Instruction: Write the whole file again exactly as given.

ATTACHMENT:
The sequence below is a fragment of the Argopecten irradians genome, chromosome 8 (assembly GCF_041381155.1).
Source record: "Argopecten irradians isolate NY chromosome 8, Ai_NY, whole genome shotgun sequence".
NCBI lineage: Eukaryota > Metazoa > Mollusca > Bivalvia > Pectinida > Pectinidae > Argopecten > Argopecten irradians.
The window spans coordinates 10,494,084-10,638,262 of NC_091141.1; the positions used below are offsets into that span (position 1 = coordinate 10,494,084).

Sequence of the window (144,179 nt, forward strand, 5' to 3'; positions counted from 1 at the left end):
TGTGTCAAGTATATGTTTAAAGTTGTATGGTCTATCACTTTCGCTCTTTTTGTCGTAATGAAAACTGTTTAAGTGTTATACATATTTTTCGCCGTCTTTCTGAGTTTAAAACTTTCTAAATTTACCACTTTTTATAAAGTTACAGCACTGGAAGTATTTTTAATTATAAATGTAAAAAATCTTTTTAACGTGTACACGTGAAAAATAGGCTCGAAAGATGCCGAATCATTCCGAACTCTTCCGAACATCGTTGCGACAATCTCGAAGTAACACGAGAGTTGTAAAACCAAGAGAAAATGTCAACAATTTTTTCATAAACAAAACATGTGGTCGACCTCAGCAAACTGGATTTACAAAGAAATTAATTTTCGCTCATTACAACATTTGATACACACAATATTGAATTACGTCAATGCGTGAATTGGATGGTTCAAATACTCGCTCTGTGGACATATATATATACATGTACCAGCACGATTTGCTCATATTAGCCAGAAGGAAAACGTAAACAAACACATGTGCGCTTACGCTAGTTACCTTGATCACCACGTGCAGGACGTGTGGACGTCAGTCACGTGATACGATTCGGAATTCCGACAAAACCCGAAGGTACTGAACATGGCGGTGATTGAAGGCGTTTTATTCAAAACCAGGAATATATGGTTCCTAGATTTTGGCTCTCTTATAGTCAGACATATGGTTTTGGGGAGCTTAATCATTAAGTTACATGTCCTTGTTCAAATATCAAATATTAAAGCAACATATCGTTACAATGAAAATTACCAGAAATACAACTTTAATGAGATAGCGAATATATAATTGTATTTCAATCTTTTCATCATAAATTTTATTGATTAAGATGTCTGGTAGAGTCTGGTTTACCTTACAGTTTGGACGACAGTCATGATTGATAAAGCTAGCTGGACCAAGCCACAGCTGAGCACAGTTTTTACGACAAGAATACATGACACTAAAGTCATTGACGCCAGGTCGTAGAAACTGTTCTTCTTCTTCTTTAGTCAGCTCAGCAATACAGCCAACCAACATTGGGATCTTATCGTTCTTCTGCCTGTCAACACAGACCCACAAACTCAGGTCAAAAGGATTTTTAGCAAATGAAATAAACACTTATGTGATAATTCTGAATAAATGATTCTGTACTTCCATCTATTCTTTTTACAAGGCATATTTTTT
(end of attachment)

The sequence below is a fragment of the Argopecten irradians genome, chromosome 8 (assembly GCF_041381155.1).
Source record: "Argopecten irradians isolate NY chromosome 8, Ai_NY, whole genome shotgun sequence".
NCBI lineage: Eukaryota > Metazoa > Mollusca > Bivalvia > Pectinida > Pectinidae > Argopecten > Argopecten irradians.
The window spans coordinates 10,494,084-10,638,262 of NC_091141.1; the positions used below are offsets into that span (position 1 = coordinate 10,494,084).

Sequence of the window (144,179 nt, forward strand, 5' to 3'; positions counted from 1 at the left end):
TGTGTCAAGTATATGTTTAAAGTTGTATGGTCTATCACTTTCGCTCTTTTTGTCGTAATGAAAACTGTTTAAGTGTTATACATATTTTTCGCCGTCTTTCTGAGTTTAAAACTTTCTAAATTTACCACTTTTTATAAAGTTACAGCACTGGAAGTATTTTTAATTATAAATGTAAAAAATCTTTTTAACGTGTACACGTGAAAAATAGGCTCGAAAGATGCCGAATCATTCCGAACTCTTCCGAACATCGTTGCGACAATCTCGAAGTAACACGAGAGTTGTAAAACCAAGAGAAAATGTCAACAATTTTTTCATAAACAAAACATGTGGTCGACCTCAGCAAACTGGATTTACAAAGAAATTAATTTTCGCTCATTACAACATTTGATACACACAATATTGAATTACGTCAATGCGTGAATTGGATGGTTCAAATACTCGCTCTGTGGACATATATATATACATGTACCAGCACGATTTGCTCATATTAGCCAGAAGGAAAACGTAAACAAACACATGTGCGCTTACGCTAGTTACCTTGATCACCACGTGCAGGACGTGTGGACGTCAGTCACGTGATACGATTCGGAATTCCGACAAAACCCGAAGGTACTGAACATGGCGGTGATTGAAGGCGTTTTATTCAAAACCAGGAATATATGGTTCCTAGATTTTGGCTCTCTTATAGTCAGACATATGGTTTTGGGGAGCTTAATCATTAAGTTACATGTCCTTGTTCAAATATCAAATATTAAAGCAACATATCGTTACAATGAAAATTACCAGAAATACAACTTTAATGAGATAGCGAATATATAATTGTATTTCAATCTTTTCATCATAAATTTTATTGATTAAGATGTCTGGTAGAGTCTGGTTTACCTTACAGTTTGGACGACAGTCATGATTGATAAAGCTAGCTGGACCAAGCCACAGCTGAGCACAGTTTTTACGACAAGAATACATGACACTAAAGTCATTGACGCCAGGTCGTAGAAACTGTTCTTCTTCTTCTTTAGTCAGCTCAGCAATACAGCCAACCAACATTGGGATCTTATCGTTCTTCTGCCTGTCAACACAGACCCACAAACTCAGGTCAAAAGGATTTTTAGCAAATGAAATAAACACTTATGTGATAATTCTGAATAAATGATTCTGTACTTCCATCTATTCTTTTTACAAGGCATATTTTTT